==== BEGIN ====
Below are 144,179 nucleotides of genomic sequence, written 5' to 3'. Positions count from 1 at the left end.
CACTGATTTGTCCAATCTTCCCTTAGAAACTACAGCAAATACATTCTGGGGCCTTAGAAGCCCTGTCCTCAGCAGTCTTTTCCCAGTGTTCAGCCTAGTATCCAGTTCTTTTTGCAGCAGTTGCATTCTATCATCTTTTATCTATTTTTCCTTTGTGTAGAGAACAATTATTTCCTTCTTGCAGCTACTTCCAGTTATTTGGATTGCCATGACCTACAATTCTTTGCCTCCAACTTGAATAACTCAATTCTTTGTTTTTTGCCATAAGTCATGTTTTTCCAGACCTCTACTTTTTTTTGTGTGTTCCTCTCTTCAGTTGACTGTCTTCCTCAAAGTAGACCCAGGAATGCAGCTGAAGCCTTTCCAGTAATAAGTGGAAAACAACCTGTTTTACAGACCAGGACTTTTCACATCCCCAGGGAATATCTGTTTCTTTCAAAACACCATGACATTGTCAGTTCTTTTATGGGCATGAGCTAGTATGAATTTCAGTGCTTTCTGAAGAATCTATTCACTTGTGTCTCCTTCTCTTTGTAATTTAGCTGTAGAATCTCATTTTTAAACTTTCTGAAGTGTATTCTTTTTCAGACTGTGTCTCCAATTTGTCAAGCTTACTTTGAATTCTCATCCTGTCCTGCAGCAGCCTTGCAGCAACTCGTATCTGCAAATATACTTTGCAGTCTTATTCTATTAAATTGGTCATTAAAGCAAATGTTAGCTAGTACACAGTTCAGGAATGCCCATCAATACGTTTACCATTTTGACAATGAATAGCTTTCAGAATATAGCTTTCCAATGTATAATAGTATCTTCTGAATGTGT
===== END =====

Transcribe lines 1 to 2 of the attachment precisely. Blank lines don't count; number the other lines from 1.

Below are 144,179 nucleotides of genomic sequence, written 5' to 3'. Positions count from 1 at the left end.
CACTGATTTGTCCAATCTTCCCTTAGAAACTACAGCAAATACATTCTGGGGCCTTAGAAGCCCTGTCCTCAGCAGTCTTTTCCCAGTGTTCAGCCTAGTATCCAGTTCTTTTTGCAGCAGTTGCATTCTATCATCTTTTATCTATTTTTCCTTTGTGTAGAGAACAATTATTTCCTTCTTGCAGCTACTTCCAGTTATTTGGATTGCCATGACCTACAATTCTTTGCCTCCAACTTGAATAACTCAATTCTTTGTTTTTTGCCATAAGTCATGTTTTTCCAGACCTCTACTTTTTTTTGTGTGTTCCTCTCTTCAGTTGACTGTCTTCCTCAAAGTAGACCCAGGAATGCAGCTGAAGCCTTTCCAGTAATAAGTGGAAAACAACCTGTTTTACAGACCAGGACTTTTCACATCCCCAGGGAATATCTGTTTCTTTCAAAACACCATGACATTGTCAGTTCTTTTATGGGCATGAGCTAGTATGAATTTCAGTGCTTTCTGAAGAATCTATTCACTTGTGTCTCCTTCTCTTTGTAATTTAGCTGTAGAATCTCATTTTTAAACTTTCTGAAGTGTATTCTTTTTCAGACTGTGTCTCCAATTTGTCAAGCTTACTTTGAATTCTCATCCTGTCCTGCAGCAGCCTTGCAGCAACTCGTATCTGCAAATATACTTTGCAGTCTTATTCTATTAAATTGGTCATTAAAGCAAATGTTAGCTAGTACACAGTTCAGGAATGCCCATCAATACGTTTACCATTTTGACAATGAATAGCTTTCAGAATATAGCTTTCCAATGTATAATAGTATCTTCTGAATGTGT